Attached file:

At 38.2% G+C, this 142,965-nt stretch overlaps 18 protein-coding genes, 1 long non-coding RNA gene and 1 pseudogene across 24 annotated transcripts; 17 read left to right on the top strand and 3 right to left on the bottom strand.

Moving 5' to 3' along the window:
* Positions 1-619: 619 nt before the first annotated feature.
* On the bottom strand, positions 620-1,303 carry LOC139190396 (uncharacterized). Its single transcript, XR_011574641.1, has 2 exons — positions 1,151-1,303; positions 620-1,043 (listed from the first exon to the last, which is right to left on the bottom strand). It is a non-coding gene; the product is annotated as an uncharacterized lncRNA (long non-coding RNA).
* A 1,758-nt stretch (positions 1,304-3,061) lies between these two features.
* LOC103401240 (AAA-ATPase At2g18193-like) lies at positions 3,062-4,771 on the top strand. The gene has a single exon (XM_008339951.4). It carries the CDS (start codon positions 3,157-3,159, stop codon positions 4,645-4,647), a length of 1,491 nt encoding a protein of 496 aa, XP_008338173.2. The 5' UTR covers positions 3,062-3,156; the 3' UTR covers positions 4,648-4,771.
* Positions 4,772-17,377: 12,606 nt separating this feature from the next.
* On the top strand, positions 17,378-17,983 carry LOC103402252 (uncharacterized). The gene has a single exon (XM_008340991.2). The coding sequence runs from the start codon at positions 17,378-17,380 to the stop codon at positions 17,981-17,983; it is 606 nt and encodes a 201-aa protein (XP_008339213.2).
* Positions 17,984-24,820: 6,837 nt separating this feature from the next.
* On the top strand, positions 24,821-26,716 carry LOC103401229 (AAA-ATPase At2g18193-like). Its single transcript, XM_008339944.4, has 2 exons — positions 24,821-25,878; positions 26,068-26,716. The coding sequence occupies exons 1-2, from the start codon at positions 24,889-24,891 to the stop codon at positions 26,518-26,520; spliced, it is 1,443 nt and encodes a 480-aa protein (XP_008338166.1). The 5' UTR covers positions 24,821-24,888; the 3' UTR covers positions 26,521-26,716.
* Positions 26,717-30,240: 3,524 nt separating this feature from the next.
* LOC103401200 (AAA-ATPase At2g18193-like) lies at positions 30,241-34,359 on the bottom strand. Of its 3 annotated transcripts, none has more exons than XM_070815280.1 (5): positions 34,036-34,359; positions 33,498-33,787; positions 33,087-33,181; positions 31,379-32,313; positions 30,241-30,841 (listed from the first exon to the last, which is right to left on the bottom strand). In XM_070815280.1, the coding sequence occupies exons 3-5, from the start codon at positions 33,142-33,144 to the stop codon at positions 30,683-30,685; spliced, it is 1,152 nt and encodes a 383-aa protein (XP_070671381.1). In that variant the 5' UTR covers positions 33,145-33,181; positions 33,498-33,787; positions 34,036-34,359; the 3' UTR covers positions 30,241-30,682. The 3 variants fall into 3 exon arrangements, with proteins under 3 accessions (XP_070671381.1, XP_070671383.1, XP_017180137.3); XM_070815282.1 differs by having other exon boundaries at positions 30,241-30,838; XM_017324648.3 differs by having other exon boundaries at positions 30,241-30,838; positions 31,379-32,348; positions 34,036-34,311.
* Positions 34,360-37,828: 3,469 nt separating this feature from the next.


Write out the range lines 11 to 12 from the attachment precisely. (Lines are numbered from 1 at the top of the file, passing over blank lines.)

* Positions 26,717-30,240: 3,524 nt separating this feature from the next.
* LOC103401200 (AAA-ATPase At2g18193-like) lies at positions 30,241-34,359 on the bottom strand. Of its 3 annotated transcripts, none has more exons than XM_070815280.1 (5): positions 34,036-34,359; positions 33,498-33,787; positions 33,087-33,181; positions 31,379-32,313; positions 30,241-30,841 (listed from the first exon to the last, which is right to left on the bottom strand). In XM_070815280.1, the coding sequence occupies exons 3-5, from the start codon at positions 33,142-33,144 to the stop codon at positions 30,683-30,685; spliced, it is 1,152 nt and encodes a 383-aa protein (XP_070671381.1). In that variant the 5' UTR covers positions 33,145-33,181; positions 33,498-33,787; positions 34,036-34,359; the 3' UTR covers positions 30,241-30,682. The 3 variants fall into 3 exon arrangements, with proteins under 3 accessions (XP_070671381.1, XP_070671383.1, XP_017180137.3); XM_070815282.1 differs by having other exon boundaries at positions 30,241-30,838; XM_017324648.3 differs by having other exon boundaries at positions 30,241-30,838; positions 31,379-32,348; positions 34,036-34,311.